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Let’s Talk About Coming Home from Study Abroad

This article is written by a student writer from the Her Campus at U Mass Amherst chapter.

Study abroad: it’s something you hear a lot about in college.

“It will literally be the best time of your life.” “It flies by, so enjoy it!” Those things are completely true, which is why returning home can be, well, pretty awful. Touching back down in America and the months that follow are not usually included in the study abroad conversation, but they should be.

When you land you’ll be exhausted, but excited to hug your parents, cuddle with your pets and catch up with all of your friends. However, once the initial homecoming excitement fades, somewhat darker feelings can take hold.

One of the most common is the feeling of being an outsider. You’ve lived someplace exciting and had incredible adventures; not to mention, you feel like a completely different person than when you left. You’re excited for the new you. However, you’ll probably find that you don’t actually fit into the space you left behind.

It can be startling to realize that absolutely nothing has changed. Your friends still want to go to that frat party, they’ll still want to date the same people and eat the same food. While it’s the ultimate cliché, you’ve expanded your horizons more than you ever thought possible, and now those things seem so mundane.

On your walk to breakfast at the DC you’ll think about how you’d rather be strolling down the Left Bank with a croissant. When you go out to that cramped, completely unexciting bar downtown, you’ll think about how you’d rather be people watching at a Biergarten on a nice sunny day.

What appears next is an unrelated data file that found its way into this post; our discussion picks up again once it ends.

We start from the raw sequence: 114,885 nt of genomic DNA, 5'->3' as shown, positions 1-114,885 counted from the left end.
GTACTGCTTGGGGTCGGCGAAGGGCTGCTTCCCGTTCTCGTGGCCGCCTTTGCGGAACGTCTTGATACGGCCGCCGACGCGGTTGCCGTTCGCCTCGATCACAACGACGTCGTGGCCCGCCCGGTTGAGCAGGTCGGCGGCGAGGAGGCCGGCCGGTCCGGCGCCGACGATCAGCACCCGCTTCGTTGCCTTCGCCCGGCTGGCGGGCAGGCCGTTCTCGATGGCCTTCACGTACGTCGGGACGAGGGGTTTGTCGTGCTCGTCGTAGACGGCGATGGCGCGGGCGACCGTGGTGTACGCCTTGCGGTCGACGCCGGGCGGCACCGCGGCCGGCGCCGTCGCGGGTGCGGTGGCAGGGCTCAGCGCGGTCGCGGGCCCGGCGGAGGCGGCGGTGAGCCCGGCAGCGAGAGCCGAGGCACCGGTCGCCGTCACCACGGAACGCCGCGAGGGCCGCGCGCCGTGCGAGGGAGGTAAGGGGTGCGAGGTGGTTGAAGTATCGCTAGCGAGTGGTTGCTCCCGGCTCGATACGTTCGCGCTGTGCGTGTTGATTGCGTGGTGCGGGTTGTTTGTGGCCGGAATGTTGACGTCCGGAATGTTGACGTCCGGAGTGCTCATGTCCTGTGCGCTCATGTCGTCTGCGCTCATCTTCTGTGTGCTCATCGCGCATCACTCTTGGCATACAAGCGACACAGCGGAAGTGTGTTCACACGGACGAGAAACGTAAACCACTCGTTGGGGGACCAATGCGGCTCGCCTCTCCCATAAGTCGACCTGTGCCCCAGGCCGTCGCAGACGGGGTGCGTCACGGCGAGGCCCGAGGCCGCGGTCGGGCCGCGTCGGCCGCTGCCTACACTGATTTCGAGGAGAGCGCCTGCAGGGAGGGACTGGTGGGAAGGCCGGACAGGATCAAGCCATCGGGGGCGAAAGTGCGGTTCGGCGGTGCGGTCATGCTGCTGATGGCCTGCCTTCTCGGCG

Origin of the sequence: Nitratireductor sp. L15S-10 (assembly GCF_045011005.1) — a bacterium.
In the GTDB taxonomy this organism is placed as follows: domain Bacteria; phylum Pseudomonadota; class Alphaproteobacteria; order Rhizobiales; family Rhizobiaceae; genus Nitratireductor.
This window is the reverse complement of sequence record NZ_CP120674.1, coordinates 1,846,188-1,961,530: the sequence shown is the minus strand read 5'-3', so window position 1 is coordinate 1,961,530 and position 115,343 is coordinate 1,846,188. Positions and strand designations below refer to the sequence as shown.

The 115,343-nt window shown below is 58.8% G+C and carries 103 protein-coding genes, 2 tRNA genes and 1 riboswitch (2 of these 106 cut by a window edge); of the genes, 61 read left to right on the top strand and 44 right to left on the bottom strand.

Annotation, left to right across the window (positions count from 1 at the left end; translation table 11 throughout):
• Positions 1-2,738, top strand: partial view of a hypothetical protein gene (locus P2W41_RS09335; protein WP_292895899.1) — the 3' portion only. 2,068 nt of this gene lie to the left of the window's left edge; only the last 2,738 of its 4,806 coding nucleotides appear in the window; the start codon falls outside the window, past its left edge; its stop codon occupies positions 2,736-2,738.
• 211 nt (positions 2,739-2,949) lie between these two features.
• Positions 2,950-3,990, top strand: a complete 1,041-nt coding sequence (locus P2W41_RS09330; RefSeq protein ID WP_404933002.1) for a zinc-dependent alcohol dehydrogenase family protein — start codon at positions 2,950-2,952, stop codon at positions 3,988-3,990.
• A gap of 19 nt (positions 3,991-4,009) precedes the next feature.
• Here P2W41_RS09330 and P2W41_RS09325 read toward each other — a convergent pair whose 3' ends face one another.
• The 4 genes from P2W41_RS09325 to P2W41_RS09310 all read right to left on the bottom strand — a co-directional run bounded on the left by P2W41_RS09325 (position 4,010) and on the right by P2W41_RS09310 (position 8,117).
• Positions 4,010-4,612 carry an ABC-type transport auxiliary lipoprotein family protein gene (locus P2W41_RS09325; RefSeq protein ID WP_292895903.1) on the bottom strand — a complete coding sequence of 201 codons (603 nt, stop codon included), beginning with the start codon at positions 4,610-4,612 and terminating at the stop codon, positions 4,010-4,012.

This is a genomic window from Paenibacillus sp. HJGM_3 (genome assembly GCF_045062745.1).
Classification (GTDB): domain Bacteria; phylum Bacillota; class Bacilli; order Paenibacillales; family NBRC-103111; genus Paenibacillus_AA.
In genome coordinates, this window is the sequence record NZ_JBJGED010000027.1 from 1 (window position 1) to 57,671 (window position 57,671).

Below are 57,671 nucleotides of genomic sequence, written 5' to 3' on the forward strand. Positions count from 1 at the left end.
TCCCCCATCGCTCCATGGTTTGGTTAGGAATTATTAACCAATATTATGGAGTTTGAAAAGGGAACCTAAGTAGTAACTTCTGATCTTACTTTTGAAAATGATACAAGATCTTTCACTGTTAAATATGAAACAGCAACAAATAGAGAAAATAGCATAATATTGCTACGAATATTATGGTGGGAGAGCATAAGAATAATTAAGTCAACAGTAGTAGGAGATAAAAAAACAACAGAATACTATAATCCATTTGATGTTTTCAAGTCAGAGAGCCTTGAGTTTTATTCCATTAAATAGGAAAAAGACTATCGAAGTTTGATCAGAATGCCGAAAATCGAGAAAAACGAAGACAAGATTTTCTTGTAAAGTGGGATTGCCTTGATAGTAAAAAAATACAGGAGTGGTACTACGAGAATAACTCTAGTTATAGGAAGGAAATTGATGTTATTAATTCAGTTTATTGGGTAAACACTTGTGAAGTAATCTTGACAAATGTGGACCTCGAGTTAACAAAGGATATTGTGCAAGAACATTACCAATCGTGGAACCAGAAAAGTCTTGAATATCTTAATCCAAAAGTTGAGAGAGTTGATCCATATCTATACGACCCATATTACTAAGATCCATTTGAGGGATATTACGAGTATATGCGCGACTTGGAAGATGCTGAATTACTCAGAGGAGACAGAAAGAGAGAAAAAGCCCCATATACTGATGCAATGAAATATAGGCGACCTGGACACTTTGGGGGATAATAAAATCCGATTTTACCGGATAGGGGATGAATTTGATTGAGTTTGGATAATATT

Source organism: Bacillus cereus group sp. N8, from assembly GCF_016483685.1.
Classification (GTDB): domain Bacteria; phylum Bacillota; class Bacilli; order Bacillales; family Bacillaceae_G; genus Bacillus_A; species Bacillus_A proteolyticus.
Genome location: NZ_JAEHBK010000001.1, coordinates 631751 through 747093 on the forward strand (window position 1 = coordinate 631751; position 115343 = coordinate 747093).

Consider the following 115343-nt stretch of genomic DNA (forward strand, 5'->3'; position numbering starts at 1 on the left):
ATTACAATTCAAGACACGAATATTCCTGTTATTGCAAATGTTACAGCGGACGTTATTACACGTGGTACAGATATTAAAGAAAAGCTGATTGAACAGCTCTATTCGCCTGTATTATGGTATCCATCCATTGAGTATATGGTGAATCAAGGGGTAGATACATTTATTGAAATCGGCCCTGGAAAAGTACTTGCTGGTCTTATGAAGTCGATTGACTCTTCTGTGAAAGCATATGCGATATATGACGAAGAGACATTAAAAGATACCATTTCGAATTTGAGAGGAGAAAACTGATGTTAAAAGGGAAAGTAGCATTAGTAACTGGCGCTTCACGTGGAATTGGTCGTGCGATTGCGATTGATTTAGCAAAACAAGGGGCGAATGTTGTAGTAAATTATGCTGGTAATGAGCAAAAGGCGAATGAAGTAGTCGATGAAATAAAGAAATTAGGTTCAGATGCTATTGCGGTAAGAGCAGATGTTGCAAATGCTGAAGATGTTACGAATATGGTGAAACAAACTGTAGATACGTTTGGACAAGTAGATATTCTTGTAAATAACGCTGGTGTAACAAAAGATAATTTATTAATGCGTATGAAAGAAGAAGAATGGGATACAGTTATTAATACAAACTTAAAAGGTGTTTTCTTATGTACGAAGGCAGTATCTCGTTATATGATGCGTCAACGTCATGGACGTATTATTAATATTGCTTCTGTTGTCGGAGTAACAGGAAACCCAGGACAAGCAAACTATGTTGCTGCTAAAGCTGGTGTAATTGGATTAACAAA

Those thoughts will make you feel isolated.

You’ll stare at your computer screen, willing your fingers to start typing that paper that’s due tomorrow. Instead, your mind wanders to one thing: travel. Before you know it, you’re looking back through your photos from that oh-so-special semester, or obsessively adding pins to your “Wanderlust” board.

It all sounds so silly. You were only in a new country for a relatively short amount of time. Six months? A year? You’ve spent nineteen years in this country. It shouldn’t be hard at all to readjust.

Believe it or not, all of this can lead to a very real thing called Post Study Abroad Depression. Yes, that’s a real-life condition. A first world problem if there ever was one, sure. But it’s something to be aware of.

“Post Study Abroad Depression is a very real problem amongst students returning to their homeland, and like any other disorder or illness, people at risk should be aware of the effects and know how to treat or even prevent it from happening in the first place.”

While nothing will truly make you feel as good as study abroad did (it is a once-in-a-lifetime experience after all), there are ways to ease the transition.

1. Create a travel goal and start saving those pennies

Knowing that you’ll have another adventure soon is enough to ease some of the stress of returning home.

2. Look into alternative plans for after you graduate

There are several ways to go abroad again after graduation.

3. Try something new

Whether it’s a new hobby, restaurant or route to class, changing up your routine can help things seem a little less boring.

4. Keep in touch with your study abroad friends

Life happens and things get busy, but they are truly the only ones who completely understand your experience. They’ll never get sick of reminiscing with you.

5. Create a network of fellow study abroad students at your home university

They’ll probably be happy to try that new Spanish restaurant or watch Notting Hill with you for the bajillionth time. They get it, and you get to hear their fantastic stories, too.

It’s important to keep in mind that not everyone goes through this upon returning home. Each student is unique and handles the change in a different way. However, it’s important to know what might be waiting for you, so you can be prepared.

Now go out and enjoy each and every day in what will always be your second home!

Photos: 1, 2, 3, 4, 5, 6, 7

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Catie Baumgartner

U Mass Amherst

Linguist, sports enthusiast & all-around adventurer with a severe case of wanderlust.